A comparison of 3 ideal investing options, trading off simplicity for cost

There are many other options available: every major bank has an associated discount brokerage arm where you can buy the same ETFs available at Questrade or TD Direct Investing; some banks and mutual fund companies offer relatively low-cost funds that are competitive with Tangerine’s. These three options, however, are the archetypical combinations of low fees and convenience at various points along the trade-off. I will provide step-by-steps for using each, along with general information for buying ETFs at brokerages other than Questrade.

Footnote from the table: 40. Assuming 25% in each of a bond fund, Canadian, US, and International equities. For dollar comparisons, assumes $10 in commissions per year. If you decide to shift to ETFs and want to stay with TD Direct Investing, assume that you will have about $40/yr in additional commissions over Questrade. Rounded to 3 significant figures.

This has been an excerpt from The Value of Simple, a how-to guide to index investing for Canadians coming out December 1, 2014.

If you’re interested in opening a Tangerine or Questrade account, I have referral codes in the sidebar which will provide both of us with a bonus.

3 Responses to “The Value of Simple – Three Index Investing Options”

  1. Juan Refrito Says:

    Big fan of the TD s-series, for the reasons you describe. I use them as the cornerstone of my RRSP investments. I’m also considering a ShareOwner account using their model portfolio service. I find some of the Fama-French research pretty persuasive (the basis of Canadian Couch Potato’s “Uber Tuber” portfolio) but putting that approach into action hasn’t really been feasible for someone like me making modest monthly contributions. Using ShareOwner, though, I can custom create that sort of portfolio pretty easily and still follow the practice of regular monthly contributions. Automatic rebalancing is a plus as well given a Fama-French type portfolio requires about 10 ETFs. Thinking of going this route for my TFSA. The total MER including the ShareOwner fee is about .8 vs .4 for the TD e-series, but past returns suggest it may still be able to outperform a comparable TD e-series portfolio. Guess I’ll find out. :)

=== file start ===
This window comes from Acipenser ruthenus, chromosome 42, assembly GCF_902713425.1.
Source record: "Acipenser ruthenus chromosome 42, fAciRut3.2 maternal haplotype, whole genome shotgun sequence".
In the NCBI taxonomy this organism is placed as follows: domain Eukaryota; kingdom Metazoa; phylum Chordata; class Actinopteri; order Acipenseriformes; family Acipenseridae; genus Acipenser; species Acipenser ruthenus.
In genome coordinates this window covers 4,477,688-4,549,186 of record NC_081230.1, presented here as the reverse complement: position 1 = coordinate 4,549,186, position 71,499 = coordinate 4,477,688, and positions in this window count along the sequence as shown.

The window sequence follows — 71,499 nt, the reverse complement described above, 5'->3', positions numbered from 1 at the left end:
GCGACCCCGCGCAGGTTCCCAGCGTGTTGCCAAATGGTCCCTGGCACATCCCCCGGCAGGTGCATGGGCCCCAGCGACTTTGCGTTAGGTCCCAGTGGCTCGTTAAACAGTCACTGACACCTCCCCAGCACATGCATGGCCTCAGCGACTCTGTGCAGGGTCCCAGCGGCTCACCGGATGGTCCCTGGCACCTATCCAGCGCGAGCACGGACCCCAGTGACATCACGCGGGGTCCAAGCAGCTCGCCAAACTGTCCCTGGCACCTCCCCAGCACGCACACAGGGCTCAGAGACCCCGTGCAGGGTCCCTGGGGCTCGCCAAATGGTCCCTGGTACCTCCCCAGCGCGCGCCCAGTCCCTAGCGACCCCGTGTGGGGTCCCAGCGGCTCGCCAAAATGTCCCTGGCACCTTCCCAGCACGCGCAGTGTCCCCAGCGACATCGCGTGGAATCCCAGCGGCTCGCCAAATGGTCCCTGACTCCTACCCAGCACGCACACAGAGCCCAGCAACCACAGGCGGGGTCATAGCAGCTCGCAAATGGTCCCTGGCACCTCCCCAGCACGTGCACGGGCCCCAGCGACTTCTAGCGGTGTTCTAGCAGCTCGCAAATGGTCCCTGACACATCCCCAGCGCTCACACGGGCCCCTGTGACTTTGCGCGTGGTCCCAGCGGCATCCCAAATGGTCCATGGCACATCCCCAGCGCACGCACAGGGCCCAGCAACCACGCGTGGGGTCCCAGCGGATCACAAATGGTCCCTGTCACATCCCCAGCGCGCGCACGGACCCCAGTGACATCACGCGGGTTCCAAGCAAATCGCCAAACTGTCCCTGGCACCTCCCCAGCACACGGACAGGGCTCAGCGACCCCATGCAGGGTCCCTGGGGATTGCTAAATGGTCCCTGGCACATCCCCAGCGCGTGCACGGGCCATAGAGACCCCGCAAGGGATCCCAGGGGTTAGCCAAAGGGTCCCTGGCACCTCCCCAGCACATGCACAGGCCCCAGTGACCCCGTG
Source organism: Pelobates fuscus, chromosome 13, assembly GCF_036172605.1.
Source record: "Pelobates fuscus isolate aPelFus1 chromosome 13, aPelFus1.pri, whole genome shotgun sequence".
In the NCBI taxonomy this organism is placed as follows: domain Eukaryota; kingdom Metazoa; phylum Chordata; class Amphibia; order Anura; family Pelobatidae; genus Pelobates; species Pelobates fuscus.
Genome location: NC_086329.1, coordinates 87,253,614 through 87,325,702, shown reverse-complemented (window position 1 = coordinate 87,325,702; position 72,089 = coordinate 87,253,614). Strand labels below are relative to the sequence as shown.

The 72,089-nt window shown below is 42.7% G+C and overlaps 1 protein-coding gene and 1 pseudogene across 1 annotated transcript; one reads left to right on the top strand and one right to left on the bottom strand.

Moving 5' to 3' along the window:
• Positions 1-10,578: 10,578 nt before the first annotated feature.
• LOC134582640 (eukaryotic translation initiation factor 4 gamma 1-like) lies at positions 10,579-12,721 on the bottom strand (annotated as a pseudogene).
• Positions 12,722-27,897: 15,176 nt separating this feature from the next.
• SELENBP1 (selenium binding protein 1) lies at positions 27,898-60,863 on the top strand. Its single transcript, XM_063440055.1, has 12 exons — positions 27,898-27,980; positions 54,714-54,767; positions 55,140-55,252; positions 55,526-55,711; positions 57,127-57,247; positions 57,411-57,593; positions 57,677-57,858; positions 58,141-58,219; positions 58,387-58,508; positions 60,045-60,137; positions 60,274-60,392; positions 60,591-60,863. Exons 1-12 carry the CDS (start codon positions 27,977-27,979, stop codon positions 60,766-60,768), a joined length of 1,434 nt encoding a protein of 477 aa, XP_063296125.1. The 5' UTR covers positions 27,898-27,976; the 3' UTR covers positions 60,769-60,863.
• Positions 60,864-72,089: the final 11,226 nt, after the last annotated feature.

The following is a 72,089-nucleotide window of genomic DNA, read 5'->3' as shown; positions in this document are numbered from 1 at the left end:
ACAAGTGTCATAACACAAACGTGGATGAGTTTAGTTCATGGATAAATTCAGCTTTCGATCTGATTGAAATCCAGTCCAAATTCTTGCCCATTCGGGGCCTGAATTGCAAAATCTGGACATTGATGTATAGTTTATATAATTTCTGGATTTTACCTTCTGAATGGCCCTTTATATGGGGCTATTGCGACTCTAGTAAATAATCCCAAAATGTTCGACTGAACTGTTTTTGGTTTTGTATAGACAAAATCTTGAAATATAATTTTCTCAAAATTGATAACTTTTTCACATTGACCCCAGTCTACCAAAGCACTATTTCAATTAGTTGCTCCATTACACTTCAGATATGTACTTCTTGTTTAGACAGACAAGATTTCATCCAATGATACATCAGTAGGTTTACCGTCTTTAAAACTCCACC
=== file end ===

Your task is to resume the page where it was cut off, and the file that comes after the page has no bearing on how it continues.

2. Potato Says:

    The costs of fundamental indexing has always been an issue for me. It certainly sounds good — and if I could get it for free I’d be all over it — but with most real-world implementations costing 0.5-1% more than really low cost cap-weighted index funds/ETFs it’s hard for me to make the leap.

    Either way though you’re in the right ballpark and should do fine!

  3. Juan Refrito Says:

    Yeah, the cost issue is a big one. Proponents of course argue that fundamental indexing outperforms cap-weighted indices by something like 1-3% in developed markets and signficantly more for emerging markets. So if that’s true, the higher MER might still be worth it. Or so goes the hope. Bogle is skeptical though, and I tend to agree with every word that leaves that guy’s mouth. I might throw the dice on a fundamental index ETF for emerging markets, but I’m very likely better off just sticking with Vanguard, etc. and controlling the things I can control. Enjoy your blog. Cheers.